A range of maintained and non-maintained bulkhead lights, spotlights and exit signs for indoor and outdoor use.From £19.19 inc VAT
Fire exit signs and route guidance including illuminated and photoluminescent (glow-in-the-dark) directional signs.From £2.51 inc VAT
Slave emergency lights and slave fire exit signs for central battery-powered emergency lighting systems.From £40.31 inc VAT
Self-testing emergency lights and emergency exit signs cut out the cost of regular manual testing of your emergency lighting.From £47.27 inc VAT
A range of safety signs including extinguisher ID signs, warning signs, safety equipment signs, fire exit and fire door signs.From £1.00 inc VAT
A range of high quality solutions for marking escape routes outside of standard or illuminated Fire Exit signage.From £13.19 inc VAT
Our Health and Safety posters provide guidance for a range of workplace risks and emergency situations.From £15.35 inc VAT
A range of emergency lighting spares & accessories suitable for our extensive range of emergency lighting & escape route signs.From £2.15 inc VAT
A range of mains-powered light fittings designed for general use rather than to provide emergency illumination.From £29.99 inc VAT
A collection of helpful articles and guides designed to help you understand and chose the best products for your requirements.View Help & Advice
Emergency lighting provides lighting when the electrical power supply in a building fails. This allows safe evacuation, the shut-down of critical processes or even continuation of work. 'Emergency Escape Lighting' provides the lighting for the evacuation process or a safe shut-down, while 'Standby Lighting' allows normal activities to continue.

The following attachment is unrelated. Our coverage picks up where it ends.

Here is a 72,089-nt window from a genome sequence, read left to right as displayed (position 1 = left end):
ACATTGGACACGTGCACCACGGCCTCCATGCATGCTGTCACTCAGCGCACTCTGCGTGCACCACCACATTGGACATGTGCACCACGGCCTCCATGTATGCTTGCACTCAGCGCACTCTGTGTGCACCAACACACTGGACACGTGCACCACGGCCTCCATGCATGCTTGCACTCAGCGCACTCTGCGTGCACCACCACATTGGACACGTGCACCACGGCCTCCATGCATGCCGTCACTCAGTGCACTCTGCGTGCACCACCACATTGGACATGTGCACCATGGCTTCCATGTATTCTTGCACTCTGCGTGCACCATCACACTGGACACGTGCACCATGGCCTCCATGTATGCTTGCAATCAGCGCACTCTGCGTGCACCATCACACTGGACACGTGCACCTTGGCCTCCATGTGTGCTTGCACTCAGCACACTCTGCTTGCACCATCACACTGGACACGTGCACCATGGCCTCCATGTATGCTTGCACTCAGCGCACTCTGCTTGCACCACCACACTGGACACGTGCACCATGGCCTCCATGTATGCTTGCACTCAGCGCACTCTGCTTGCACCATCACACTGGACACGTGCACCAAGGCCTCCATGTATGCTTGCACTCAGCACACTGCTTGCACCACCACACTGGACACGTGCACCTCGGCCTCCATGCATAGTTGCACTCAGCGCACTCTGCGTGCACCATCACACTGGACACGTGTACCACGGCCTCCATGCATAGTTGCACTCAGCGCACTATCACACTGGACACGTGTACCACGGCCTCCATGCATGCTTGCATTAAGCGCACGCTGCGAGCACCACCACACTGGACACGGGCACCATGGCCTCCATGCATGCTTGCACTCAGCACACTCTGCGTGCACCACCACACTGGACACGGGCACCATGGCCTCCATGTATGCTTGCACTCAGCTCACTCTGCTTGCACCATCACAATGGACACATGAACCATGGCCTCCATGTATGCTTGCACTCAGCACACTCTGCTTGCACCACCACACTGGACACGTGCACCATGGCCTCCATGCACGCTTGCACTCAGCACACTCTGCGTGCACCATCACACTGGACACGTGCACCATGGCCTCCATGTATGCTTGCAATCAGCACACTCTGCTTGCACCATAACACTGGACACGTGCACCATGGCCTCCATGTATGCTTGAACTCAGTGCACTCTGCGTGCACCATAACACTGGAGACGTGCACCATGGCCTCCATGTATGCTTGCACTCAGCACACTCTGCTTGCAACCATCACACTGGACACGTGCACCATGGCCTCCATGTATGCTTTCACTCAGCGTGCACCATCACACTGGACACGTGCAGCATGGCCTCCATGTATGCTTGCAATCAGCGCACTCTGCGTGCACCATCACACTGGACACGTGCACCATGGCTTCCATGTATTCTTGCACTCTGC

Maintained emergency lights remains on all the time. This mode is primarily applied in places of assembly such as cinemas, theatres, clubs and halls preventing total darkness if the room lighting gets dimmed as part of the function of the building. Non-maintained emergency lights only come on when the electrical power supply fails. Typically used in workplaces.
Where possible non-maintained emergency lights should be used to reduce power consumption. LED emergency lights reduce electricity consumption even further. Not only is the lighting using less power when switched on but the trickle charge for the topping-up of the back-up battery inside the unit is reduced. The maintenance cost for LED lighting is also lower, as the LED elements last significantly longer than ordinary emergency lighting fluorescent tubes.
Emergency lighting connected to the mains wiring should be tested monthly by interrupting the power supply to the emergency lights and verifying the correct function of the lights. An annual test is required to check the lights AND the batteries. To do this the power supply is interrupted and the emergency lights are left on for a specified period (often 3 hours). At the end of this period the lights still have to be on or the battery (and possibly tube) must be replaced.
These tests should preferably be carried out out of hours to prevent a potential emergency situation after all emergency lights have been drained. Alternatively, every second light can be tested or some temporary battery powered lighting be provided.